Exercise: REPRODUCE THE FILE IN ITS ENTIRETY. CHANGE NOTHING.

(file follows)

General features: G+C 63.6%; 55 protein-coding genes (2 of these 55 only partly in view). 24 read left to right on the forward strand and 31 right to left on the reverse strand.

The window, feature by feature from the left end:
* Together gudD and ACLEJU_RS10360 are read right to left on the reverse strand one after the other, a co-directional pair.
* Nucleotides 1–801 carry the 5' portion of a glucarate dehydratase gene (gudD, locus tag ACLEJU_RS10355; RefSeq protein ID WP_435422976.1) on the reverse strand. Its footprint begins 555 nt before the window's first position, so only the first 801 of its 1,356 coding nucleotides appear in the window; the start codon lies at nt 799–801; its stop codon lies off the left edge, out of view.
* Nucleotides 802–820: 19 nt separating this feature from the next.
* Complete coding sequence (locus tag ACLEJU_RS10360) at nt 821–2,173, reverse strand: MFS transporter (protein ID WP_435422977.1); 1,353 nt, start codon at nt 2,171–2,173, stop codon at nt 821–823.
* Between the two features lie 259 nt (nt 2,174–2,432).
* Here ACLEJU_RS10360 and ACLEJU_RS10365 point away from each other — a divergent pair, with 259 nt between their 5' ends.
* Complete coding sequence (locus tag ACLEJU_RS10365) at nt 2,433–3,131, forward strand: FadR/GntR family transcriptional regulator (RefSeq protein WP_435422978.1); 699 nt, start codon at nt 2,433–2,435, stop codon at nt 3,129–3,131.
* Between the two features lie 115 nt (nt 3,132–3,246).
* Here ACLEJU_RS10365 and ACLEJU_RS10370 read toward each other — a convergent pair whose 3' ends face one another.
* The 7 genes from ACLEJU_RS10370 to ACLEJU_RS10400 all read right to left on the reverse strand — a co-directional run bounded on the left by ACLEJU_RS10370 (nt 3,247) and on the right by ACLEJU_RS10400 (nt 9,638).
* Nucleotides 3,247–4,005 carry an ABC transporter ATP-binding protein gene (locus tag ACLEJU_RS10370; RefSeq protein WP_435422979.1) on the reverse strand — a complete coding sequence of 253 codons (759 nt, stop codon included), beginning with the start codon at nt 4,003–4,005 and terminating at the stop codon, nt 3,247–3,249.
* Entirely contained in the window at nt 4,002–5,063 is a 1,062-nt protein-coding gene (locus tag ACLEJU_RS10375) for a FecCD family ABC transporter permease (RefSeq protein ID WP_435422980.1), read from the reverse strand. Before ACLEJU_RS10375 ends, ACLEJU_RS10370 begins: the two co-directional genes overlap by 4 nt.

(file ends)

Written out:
General features: G+C 63.6%; 55 protein-coding genes (2 of these 55 only partly in view). 24 read left to right on the forward strand and 31 right to left on the reverse strand.

The window, feature by feature from the left end:
* Together gudD and ACLEJU_RS10360 are read right to left on the reverse strand one after the other, a co-directional pair.
* Nucleotides 1–801 carry the 5' portion of a glucarate dehydratase gene (gudD, locus tag ACLEJU_RS10355; RefSeq protein ID WP_435422976.1) on the reverse strand. Its footprint begins 555 nt before the window's first position, so only the first 801 of its 1,356 coding nucleotides appear in the window; the start codon lies at nt 799–801; its stop codon lies off the left edge, out of view.
* Nucleotides 802–820: 19 nt separating this feature from the next.
* Complete coding sequence (locus tag ACLEJU_RS10360) at nt 821–2,173, reverse strand: MFS transporter (protein ID WP_435422977.1); 1,353 nt, start codon at nt 2,171–2,173, stop codon at nt 821–823.
* Between the two features lie 259 nt (nt 2,174–2,432).
* Here ACLEJU_RS10360 and ACLEJU_RS10365 point away from each other — a divergent pair, with 259 nt between their 5' ends.
* Complete coding sequence (locus tag ACLEJU_RS10365) at nt 2,433–3,131, forward strand: FadR/GntR family transcriptional regulator (RefSeq protein WP_435422978.1); 699 nt, start codon at nt 2,433–2,435, stop codon at nt 3,129–3,131.
* Between the two features lie 115 nt (nt 3,132–3,246).
* Here ACLEJU_RS10365 and ACLEJU_RS10370 read toward each other — a convergent pair whose 3' ends face one another.
* The 7 genes from ACLEJU_RS10370 to ACLEJU_RS10400 all read right to left on the reverse strand — a co-directional run bounded on the left by ACLEJU_RS10370 (nt 3,247) and on the right by ACLEJU_RS10400 (nt 9,638).
* Nucleotides 3,247–4,005 carry an ABC transporter ATP-binding protein gene (locus tag ACLEJU_RS10370; RefSeq protein WP_435422979.1) on the reverse strand — a complete coding sequence of 253 codons (759 nt, stop codon included), beginning with the start codon at nt 4,003–4,005 and terminating at the stop codon, nt 3,247–3,249.
* Entirely contained in the window at nt 4,002–5,063 is a 1,062-nt protein-coding gene (locus tag ACLEJU_RS10375) for a FecCD family ABC transporter permease (RefSeq protein ID WP_435422980.1), read from the reverse strand. Before ACLEJU_RS10375 ends, ACLEJU_RS10370 begins: the two co-directional genes overlap by 4 nt.